In honor of the new Ken Burns series starting on PBS next Sunday we asked Donald Worster, Hall Distinguished Professor of American History, University of Kansas and the author of A Passion For Nature: The Life of John Muir, to take a look at the series and let us know what he thought. His response is below. Tune in on Sunday and let us know what you think in the comments.
I have been watching the new Ken Burns series for PBS, “The National Parks: America’s Best Idea,” and it is a gorgeous and inspiring achievement. The hero of the series, and of our long history of creating national parks, is John Muir, the subject of my recent biography. Muir had nothing to do with setting aside Yellowstone park in 1872, but he was the main force behind the preservation of Yosemite, and he was the founder of a movement that would go on to add the Grand Canyon, Great Smoky Mountains, Big Bend, Cape Cod, Haleakala, Glacier Bay, and many others. Altogether, Americans would set aside more than two hundred million acres in a vast, diverse system of terrestrial parks and marine preserves spanning the continent and the Pacific Ocean. Muir would have endorsed the claim that those parks are this nation’s best idea ever. But what is the idea behind the parks?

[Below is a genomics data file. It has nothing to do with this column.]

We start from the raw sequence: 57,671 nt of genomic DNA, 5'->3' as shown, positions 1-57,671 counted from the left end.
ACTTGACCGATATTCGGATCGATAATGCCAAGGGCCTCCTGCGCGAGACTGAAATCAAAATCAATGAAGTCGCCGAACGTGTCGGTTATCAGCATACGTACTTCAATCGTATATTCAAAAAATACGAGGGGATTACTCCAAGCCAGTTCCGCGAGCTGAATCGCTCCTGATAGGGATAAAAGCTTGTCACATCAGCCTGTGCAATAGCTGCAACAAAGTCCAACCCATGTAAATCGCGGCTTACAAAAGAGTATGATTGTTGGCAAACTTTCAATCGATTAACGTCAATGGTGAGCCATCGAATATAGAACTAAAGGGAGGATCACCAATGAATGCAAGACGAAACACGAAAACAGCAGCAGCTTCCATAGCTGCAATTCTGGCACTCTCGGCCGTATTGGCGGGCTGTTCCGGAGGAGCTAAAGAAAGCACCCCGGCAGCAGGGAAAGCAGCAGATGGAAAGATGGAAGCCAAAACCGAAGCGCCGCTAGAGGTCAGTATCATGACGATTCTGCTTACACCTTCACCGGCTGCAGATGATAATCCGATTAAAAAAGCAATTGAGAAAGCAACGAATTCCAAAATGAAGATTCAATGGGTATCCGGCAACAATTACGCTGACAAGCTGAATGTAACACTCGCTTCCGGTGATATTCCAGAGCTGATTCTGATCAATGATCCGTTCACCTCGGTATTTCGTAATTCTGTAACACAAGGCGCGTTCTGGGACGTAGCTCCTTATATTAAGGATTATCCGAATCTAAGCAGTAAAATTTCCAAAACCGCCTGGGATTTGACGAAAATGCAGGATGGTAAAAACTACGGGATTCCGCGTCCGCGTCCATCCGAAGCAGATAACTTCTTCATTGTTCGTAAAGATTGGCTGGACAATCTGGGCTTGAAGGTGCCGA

“Recreation” is a commonly expressed purpose of the parks, which usually means outdoor exercise in the form of hiking, camping, fishing, or boating. But one can find mere physical exercise in a gymnasium. Muir understood that recreation should be a “re-creating” of our inner selves through immersion in nature. In his 1901 book Our National Parks he wrote that the parks should offer “wildness” (another word for “nature”) and that “wildness is a necessity.” A nation of “tired, nerve-shaken, over-civilized people” seek in the parks an escape from “the vice of over-industry and the deadly apathy of luxury.” They go there to reawaken something deep within their souls—a sense of being part of the natural world. Modern society has repressed that feeling of connectedness, of kinship with other forms of life, and has buried people under the burdens of too much work, too much economic insecurity, too much noise and machinery.
Muir thought the parks should be preserved for poor people as well as rich. Americans of all sorts shared the same need for getting back in touch with nature. The rich could buy a private summer retreat in the Adirondacks or a ranch high up in the Santa Barbara mountains, but the poor could not. They could, however, claim a right of access to the “people’s parks,” although it was not clear in 1901 how an impoverished sharecropper or a low-wage factory worker could afford traveling to a park. Muir seems to have assumed that eventually the railroad and the automobile would be cheap enough for almost everybody to use—and in fact that has come true. As well, he supported the creation of urban “natural” areas, like Golden Gate Park in San Francisco and Central Park in New York City. It took art to design them, but they could bring the green world within reach of city dwellers.